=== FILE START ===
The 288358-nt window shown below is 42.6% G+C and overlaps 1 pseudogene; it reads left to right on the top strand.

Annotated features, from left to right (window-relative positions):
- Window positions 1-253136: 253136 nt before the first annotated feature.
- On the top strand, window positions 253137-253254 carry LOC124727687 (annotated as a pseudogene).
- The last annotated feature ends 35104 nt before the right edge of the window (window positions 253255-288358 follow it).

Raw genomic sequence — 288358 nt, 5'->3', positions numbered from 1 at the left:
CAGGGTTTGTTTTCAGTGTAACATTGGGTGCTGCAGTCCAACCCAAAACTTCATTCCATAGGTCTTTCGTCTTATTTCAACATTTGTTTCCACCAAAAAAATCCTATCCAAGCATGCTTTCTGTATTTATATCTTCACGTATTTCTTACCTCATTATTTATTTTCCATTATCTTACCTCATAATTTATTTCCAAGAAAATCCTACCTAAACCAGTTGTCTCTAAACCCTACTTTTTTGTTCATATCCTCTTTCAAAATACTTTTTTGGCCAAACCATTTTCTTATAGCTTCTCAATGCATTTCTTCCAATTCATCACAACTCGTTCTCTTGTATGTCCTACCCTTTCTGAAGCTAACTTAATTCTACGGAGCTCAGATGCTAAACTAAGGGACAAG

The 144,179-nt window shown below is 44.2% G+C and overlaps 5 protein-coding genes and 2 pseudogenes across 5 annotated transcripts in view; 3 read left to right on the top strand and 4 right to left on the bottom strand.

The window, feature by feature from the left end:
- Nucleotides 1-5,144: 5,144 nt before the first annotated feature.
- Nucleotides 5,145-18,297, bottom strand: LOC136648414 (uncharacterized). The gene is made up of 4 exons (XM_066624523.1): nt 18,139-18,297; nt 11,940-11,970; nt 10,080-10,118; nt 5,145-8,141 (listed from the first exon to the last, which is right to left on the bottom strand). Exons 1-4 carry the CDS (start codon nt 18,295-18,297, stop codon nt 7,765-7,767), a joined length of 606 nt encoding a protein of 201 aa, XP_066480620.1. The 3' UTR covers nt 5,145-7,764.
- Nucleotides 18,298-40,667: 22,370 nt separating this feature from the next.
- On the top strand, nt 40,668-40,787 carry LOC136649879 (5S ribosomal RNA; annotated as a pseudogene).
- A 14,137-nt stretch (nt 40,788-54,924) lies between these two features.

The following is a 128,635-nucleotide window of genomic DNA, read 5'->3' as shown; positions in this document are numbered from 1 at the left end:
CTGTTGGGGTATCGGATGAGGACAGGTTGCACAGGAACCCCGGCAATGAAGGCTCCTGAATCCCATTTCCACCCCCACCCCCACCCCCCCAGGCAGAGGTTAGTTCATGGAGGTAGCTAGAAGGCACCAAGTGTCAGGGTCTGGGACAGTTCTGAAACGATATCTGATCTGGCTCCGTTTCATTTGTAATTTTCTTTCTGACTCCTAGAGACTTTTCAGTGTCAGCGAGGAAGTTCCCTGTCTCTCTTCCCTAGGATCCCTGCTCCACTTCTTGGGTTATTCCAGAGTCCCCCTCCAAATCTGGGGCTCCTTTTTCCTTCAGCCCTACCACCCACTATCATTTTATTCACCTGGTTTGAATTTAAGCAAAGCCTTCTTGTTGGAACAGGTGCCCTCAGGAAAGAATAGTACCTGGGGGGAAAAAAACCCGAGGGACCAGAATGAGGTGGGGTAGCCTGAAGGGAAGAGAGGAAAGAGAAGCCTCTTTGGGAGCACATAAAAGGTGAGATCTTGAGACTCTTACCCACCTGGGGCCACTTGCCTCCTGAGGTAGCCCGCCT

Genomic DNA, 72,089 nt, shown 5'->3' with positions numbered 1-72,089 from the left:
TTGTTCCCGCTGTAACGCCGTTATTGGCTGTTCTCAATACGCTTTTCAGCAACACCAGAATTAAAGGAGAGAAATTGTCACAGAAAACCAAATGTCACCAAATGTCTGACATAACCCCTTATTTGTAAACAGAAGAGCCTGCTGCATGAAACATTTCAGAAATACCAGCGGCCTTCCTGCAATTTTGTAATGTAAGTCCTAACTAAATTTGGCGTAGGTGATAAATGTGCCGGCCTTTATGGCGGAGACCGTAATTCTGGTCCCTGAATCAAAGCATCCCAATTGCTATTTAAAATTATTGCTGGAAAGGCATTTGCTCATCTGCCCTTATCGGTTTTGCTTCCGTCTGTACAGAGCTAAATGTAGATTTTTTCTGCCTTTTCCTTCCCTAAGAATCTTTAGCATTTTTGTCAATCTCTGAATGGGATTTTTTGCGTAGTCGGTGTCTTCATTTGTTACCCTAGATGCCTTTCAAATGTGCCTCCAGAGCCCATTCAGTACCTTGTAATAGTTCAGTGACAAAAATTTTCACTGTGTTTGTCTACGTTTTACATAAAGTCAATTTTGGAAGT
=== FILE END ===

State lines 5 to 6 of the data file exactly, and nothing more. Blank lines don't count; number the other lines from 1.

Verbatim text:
- The last annotated feature ends 35104 nt before the right edge of the window (window positions 253255-288358 follow it).

Raw genomic sequence — 288358 nt, 5'->3', positions numbered from 1 at the left: